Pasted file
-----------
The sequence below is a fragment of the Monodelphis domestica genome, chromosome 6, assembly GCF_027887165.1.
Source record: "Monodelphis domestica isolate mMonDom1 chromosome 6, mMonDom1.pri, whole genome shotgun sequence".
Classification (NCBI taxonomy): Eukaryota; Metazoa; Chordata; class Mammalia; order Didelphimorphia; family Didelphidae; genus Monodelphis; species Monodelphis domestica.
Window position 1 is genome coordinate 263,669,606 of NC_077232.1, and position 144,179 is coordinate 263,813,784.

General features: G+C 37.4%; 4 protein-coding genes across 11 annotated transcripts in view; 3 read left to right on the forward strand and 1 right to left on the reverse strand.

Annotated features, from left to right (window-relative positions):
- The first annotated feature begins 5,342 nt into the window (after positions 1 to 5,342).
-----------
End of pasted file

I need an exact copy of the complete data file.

The sequence below is a fragment of the Monodelphis domestica genome, chromosome 6, assembly GCF_027887165.1.
Source record: "Monodelphis domestica isolate mMonDom1 chromosome 6, mMonDom1.pri, whole genome shotgun sequence".
Classification (NCBI taxonomy): Eukaryota; Metazoa; Chordata; class Mammalia; order Didelphimorphia; family Didelphidae; genus Monodelphis; species Monodelphis domestica.
Window position 1 is genome coordinate 263,669,606 of NC_077232.1, and position 144,179 is coordinate 263,813,784.

General features: G+C 37.4%; 4 protein-coding genes across 11 annotated transcripts in view; 3 read left to right on the forward strand and 1 right to left on the reverse strand.

Annotated features, from left to right (window-relative positions):
- The first annotated feature begins 5,342 nt into the window (after positions 1 to 5,342).